Top Canadian Coal Stocks of 2023

Coal mining with the text “Canadian Coal Stocks” and The Motley Fool jester cap logo

Investing in coal stocks may seem like a risky business. After all, with so many countries (Canada included) pledging clean energy by 2030, the coal industry appears more and more like a relic of a dirty past.

Yet, notwithstanding the uncertain future, coal companies have proven to be resilient. In fact, contrary to expectations, the global consumption of coal increased 15% in 2021, rebounding after a 4.5% decrease in 2020.1  The increase was driven by rapidly rising gas prices, most notably in Europe and North America, and huge demand in Asian countries, such as China. Though its long-term use will likely decline, for now, King Coal sits firmly in his seat of power.

For investors who want to take a contrarian position, coal stocks could be an interesting and profitable endeavour. Below we’ll break down the risks and potential rewards of coal stocks and help you choose which coal companies might be best for you.

What are coal stocks?

Coal stocks are companies that mine, produce, and distribute the carbonaceous rock known as coal. Though we may think of coal as lumpy black rocks, it has two forms:  

  • Met coal. Also called metallurgical coal, this coal isn’t used to generate electricity, but instead to make steel and coke. Because it’s used to make steel (which is a major ingredient in recyclable metal and green energy infrastructure), demand for met coal is likely to remain high in the near future.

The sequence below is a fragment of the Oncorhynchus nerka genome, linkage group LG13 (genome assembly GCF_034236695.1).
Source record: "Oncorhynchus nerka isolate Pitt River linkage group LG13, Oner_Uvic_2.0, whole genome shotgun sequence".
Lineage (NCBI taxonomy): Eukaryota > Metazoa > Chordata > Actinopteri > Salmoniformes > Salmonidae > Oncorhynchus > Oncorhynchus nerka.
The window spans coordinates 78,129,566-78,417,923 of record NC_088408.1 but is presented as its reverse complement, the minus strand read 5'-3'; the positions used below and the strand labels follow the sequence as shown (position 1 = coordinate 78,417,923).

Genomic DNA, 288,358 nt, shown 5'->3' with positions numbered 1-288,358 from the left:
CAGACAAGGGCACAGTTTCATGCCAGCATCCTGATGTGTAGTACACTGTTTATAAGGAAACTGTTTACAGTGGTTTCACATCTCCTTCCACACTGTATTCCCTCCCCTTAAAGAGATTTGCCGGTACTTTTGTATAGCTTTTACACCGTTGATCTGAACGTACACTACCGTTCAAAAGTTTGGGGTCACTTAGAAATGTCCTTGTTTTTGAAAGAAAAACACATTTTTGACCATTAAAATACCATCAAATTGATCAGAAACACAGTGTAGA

• Thermal coal. Thermal coal is the kind of coal most people think of. It’s used in power plants to generate electricity and burned to keep people warm. Because of its excessive generation of carbon dioxide, thermal coal is facing an uncertain future.

Of these two kinds of coal, thermal is certainly the most mined. Thermal coal and lignite (a brown coal mined in Eastern Europe, China, and the U.S.) make up 86% of all mined coal, with met coal representing only 14%.2

Top coal stocks in Canada

Canada has roughly 90 coal mining companies, which pales in comparison to China (12,324), Brazil (3,412), Russia (2,850), Ukraine (1,733), and the United States (808).

For the top coal stocks in Canada and the U.S., the following three companies are some of the most highly valued.

Top Coal Stocks in CanadaDescription
Teck Resources (TSX: TECK.B)Major producer of met coal
Peabody Energy (BTU)One of the world’s largest coal producers
Alliance Resource PT (ARLP)One of the largest producers of coal in the U.S.

1. Teck Resources Limited Ltd

Headquartered in Vancouver, Teck Resources is the second largest seaborne exporter of steelmaking coal. The company also mines for copper, zinc, silver, gold, and lead, though met coal is certainly its biggest operation.

Unlike other coal companies, Teck Resources is well poised to benefit from the development and expansion of green energy. For one, the company has plans to expand its copper mines in Chile by 80%.

Copper, along with nickel and lithium, is one of the primary ingredients in rechargeable batteries, and Chile has one of the world’s largest copper reserves. Not only that but Teck mines for met coal, which is used in steelmaking. Considering that steel is required by many energy companies—from solar panels to EVs—Teck Resources will profit as demand for steel increases.

Teck has a strong financial outlook—its stock price has risen steadily year-over-year. It can be a good play for investors who want to capitalize off coal, but also would like to profit from green energy.

2. Peabody Energy

Peabody is one of the world’s largest miners of thermal and met coal. The company currently has 17 mines in operation, and they sell coal to more than 25 countries.